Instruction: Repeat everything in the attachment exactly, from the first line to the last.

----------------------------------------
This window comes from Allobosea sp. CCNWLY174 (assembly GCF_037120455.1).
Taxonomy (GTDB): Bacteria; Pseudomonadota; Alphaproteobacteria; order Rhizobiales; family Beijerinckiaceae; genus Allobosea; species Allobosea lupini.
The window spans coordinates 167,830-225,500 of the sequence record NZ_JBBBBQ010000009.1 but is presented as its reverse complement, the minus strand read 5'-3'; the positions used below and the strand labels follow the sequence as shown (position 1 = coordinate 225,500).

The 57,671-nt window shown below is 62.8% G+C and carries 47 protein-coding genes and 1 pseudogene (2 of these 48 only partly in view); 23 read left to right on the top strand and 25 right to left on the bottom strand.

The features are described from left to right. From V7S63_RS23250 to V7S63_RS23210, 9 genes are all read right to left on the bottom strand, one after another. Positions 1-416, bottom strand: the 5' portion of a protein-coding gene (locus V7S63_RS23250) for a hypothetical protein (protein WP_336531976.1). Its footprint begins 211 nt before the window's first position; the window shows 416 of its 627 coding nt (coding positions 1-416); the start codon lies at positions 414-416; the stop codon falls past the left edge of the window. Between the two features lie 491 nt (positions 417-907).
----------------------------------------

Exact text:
This window comes from Allobosea sp. CCNWLY174 (assembly GCF_037120455.1).
Taxonomy (GTDB): Bacteria; Pseudomonadota; Alphaproteobacteria; order Rhizobiales; family Beijerinckiaceae; genus Allobosea; species Allobosea lupini.
The window spans coordinates 167,830-225,500 of the sequence record NZ_JBBBBQ010000009.1 but is presented as its reverse complement, the minus strand read 5'-3'; the positions used below and the strand labels follow the sequence as shown (position 1 = coordinate 225,500).

The 57,671-nt window shown below is 62.8% G+C and carries 47 protein-coding genes and 1 pseudogene (2 of these 48 only partly in view); 23 read left to right on the top strand and 25 right to left on the bottom strand.

The features are described from left to right. From V7S63_RS23250 to V7S63_RS23210, 9 genes are all read right to left on the bottom strand, one after another. Positions 1-416, bottom strand: the 5' portion of a protein-coding gene (locus V7S63_RS23250) for a hypothetical protein (protein WP_336531976.1). Its footprint begins 211 nt before the window's first position; the window shows 416 of its 627 coding nt (coding positions 1-416); the start codon lies at positions 414-416; the stop codon falls past the left edge of the window. Between the two features lie 491 nt (positions 417-907).